SPO - Sporadics (meteors not affiliated with any particular meteor shower)
ANT - Antihelion

Two Close Asteroid Fly-bys

A day or so ago I posted about a close approach by 2010 KQ, a small asteroid only about 2-6 meters across. KQ is not the only small asteroid to buzz the Earth recently. Two more asteroids, 2010 KO10 and 2010 KV39, are in the vicinity of Earth and both get much closer than 2010 KQ. Both asteroids will safely miss the Earth and don’t pose a hazard.

2010 KO10 was first seen by Rik Hill of the Catalina Sky Survey on May 20.32 UT. The 6 to 25 meter in diameter space rock passed within 112,000 miles (0.0012 AU or two-thirds of the way to the Moon) on  May 23.2 UT. At its brightest it got up to 14th magnitude, possibly putting it in visual range of very large amateur telescopes.

Orbital Parameters for 2010 KO10:
Perihelion distance = 0.920 AU
Aphelion distance = 1.032 AU
Semi-major axis = 2.984 AU
Inclination = 8.14°
Period = 2.73 years
Orbit of 2010 KO10 and the inner planets. Created with C2A. Credit: Carl Hergenrother.


Last night (at around May 24.37 UT) the Catalina Sky Survey (this time with Alex Gibbs as observer) picked up 2010 KV39. Tomorrow night at May 26.9 UT, 2010 KV39 will pass within 160,000 miles of Earth. Though similar in size to 2010 KO10, KV39 will only get as bright as 16th magnitude.

Orbital Parameters for 2010 KV39:
Perihelion distance = 0.714 AU
Aphelion distance = 0.958 AU
Semi-major axis = 1.203 AU
Inclination = 13.90°
Period = 0.94 years
Orbit of 2010 KV89 and the inner planets. Created with C2A. Credit: Carl Hergenrother.

Meteor Activity Outlook for May 22-28, 2010

The Meteor Activity Outlook is a weekly summary of expected meteor activity written by Robert Lunsford, Operations Manager of the American Meteor Society and contributor to this blog. The original unedited version of this week’s Meteor Activity Outlook can be found at the American Meteor Society’s site.

May is a fairly slow month for meteor activity. The Eta Aquariids are very active the first two weeks of the month then fade as the month progresses. The only other showers active this month are the weak Nu Cygnids, the Eta Lyrids, and the Antihelion radiant. These will add only 1-2 meteors per hour to the total count. Sporadic rates are low but steady as seen from the mid-northern hemisphere (45 N). Sporadic rates seen from the mid-southern hemisphere (45 S) continue to rise this month toward a maximum in July.

During this period the moon reaches its full phase on Thursday May 27th . At this time the moon lies opposite of the the sun and is in the sky the entire night. Conditions are more favorable this weekend as the waxing gibbous moon will set during the early morning hours allowing a couple hours of darkness between moonset and the start of morning twilight. The estimated total hourly rates for evening observers this week is ~1 for those in the northern hemisphere and ~2 for those south of the equator. For morning observers the estimated total hourly rates should be ~7 from the northern hemisphere and ~17 as seen from the southern hemisphere. The actual rates will also depend on factors such as personal light and motion perception, local weather conditions, alertness and experience in watching meteor activity.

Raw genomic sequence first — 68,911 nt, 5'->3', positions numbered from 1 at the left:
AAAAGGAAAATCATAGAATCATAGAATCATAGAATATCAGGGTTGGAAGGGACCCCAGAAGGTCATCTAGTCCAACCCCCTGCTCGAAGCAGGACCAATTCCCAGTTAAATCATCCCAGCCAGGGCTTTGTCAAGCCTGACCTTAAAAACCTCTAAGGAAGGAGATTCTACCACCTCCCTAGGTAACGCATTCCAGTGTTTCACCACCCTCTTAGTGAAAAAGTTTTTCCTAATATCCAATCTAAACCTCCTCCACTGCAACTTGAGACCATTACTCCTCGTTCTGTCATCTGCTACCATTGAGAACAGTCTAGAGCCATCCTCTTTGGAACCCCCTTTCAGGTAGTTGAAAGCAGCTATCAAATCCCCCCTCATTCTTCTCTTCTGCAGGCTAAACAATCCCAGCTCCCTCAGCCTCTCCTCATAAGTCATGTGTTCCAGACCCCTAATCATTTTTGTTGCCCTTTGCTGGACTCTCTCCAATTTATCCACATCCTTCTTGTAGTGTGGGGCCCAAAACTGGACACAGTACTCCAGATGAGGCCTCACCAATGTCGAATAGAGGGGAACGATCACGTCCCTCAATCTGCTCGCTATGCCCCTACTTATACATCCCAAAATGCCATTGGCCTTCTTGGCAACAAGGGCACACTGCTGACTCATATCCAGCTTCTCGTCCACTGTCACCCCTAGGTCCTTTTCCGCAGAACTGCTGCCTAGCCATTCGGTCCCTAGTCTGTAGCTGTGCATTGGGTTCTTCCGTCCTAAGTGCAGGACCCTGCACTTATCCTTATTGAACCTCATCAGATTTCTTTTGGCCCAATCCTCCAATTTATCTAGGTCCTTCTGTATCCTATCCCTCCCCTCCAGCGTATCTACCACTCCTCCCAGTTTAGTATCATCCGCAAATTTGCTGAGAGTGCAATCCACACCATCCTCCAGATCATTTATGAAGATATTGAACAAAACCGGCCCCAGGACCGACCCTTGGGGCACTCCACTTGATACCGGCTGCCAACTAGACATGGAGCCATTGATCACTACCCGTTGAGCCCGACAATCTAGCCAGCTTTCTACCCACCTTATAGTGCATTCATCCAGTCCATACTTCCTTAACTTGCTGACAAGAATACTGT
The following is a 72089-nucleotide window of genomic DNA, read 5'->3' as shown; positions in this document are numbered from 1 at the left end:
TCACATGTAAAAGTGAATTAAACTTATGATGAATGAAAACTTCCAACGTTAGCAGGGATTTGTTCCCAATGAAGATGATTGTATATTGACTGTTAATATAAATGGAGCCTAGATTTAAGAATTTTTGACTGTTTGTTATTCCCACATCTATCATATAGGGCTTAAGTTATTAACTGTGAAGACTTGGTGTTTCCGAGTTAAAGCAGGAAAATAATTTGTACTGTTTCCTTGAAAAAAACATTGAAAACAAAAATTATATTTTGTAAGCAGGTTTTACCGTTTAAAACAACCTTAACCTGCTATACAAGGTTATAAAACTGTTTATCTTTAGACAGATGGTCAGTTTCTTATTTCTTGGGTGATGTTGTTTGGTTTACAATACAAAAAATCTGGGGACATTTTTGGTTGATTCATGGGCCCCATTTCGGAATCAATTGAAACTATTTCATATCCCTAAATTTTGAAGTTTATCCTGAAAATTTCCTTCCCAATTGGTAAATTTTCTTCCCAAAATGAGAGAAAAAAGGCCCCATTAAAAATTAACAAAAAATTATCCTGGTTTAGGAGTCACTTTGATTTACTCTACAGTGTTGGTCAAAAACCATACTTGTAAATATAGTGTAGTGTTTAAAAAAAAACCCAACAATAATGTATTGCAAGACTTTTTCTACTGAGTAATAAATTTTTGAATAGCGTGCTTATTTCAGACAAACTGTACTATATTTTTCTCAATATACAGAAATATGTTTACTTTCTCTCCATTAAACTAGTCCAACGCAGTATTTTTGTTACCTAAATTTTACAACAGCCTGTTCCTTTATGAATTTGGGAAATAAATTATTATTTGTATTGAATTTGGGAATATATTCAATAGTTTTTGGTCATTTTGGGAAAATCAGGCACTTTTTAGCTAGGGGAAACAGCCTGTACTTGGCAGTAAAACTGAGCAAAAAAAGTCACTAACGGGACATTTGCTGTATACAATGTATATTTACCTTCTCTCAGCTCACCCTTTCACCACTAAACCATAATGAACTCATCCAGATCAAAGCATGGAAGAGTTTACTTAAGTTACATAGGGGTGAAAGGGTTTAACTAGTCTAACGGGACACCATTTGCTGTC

The radiant positions and rates listed below are exact for Saturday night/Sunday morning May 22/23. These positions do not change greatly day to day so the listed coordinates may be used during this entire period.

The following showers are expected to be active this week:

Antihelions (ANT)

The wide Antihelion (ANT) radiant is now centered at 16h:56m (254) -23. This area of the sky lies in southern Ophiuchus some seven degrees northeast of the first magnitude star Antares (Alpha Scorpii). This radiant is best placed near 0200 local daylight time (LDT) when it lies on the meridian and is located highest in the sky. Due to the large size of this radiant, any meteor radiating from eastern Libra, northern Lupus, southern Ophiuchus, southern Serpens Cauda, western Sagittarius, or Scorpius could be a candidate for this shower. Rates at this time should be near one per hour as seen from the northern hemisphere and two per hour as seen from south of the equator. With an entry velocity of 30 km/sec., the average Antihelion meteor would be of medium-slow speed.